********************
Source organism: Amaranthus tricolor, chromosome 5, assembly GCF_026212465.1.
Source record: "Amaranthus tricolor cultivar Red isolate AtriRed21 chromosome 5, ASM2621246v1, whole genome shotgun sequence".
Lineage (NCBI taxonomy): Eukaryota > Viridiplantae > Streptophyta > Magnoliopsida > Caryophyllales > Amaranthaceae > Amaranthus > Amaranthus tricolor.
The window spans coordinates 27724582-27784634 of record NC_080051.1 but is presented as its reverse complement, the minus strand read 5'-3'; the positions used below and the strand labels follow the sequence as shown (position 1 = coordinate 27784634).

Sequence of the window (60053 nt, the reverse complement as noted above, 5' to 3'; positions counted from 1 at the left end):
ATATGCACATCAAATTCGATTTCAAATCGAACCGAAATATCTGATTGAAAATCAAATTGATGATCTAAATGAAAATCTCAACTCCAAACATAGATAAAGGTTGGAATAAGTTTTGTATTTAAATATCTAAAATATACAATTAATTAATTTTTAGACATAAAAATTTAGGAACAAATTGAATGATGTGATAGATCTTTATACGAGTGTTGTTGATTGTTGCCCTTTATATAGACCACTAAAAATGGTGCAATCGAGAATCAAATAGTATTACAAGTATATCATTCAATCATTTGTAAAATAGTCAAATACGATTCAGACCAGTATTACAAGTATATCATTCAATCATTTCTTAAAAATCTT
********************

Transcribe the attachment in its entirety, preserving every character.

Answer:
Source organism: Amaranthus tricolor, chromosome 5, assembly GCF_026212465.1.
Source record: "Amaranthus tricolor cultivar Red isolate AtriRed21 chromosome 5, ASM2621246v1, whole genome shotgun sequence".
Lineage (NCBI taxonomy): Eukaryota > Viridiplantae > Streptophyta > Magnoliopsida > Caryophyllales > Amaranthaceae > Amaranthus > Amaranthus tricolor.
The window spans coordinates 27724582-27784634 of record NC_080051.1 but is presented as its reverse complement, the minus strand read 5'-3'; the positions used below and the strand labels follow the sequence as shown (position 1 = coordinate 27784634).

Sequence of the window (60053 nt, the reverse complement as noted above, 5' to 3'; positions counted from 1 at the left end):
ATATGCACATCAAATTCGATTTCAAATCGAACCGAAATATCTGATTGAAAATCAAATTGATGATCTAAATGAAAATCTCAACTCCAAACATAGATAAAGGTTGGAATAAGTTTTGTATTTAAATATCTAAAATATACAATTAATTAATTTTTAGACATAAAAATTTAGGAACAAATTGAATGATGTGATAGATCTTTATACGAGTGTTGTTGATTGTTGCCCTTTATATAGACCACTAAAAATGGTGCAATCGAGAATCAAATAGTATTACAAGTATATCATTCAATCATTTGTAAAATAGTCAAATACGATTCAGACCAGTATTACAAGTATATCATTCAATCATTTCTTAAAAATCTT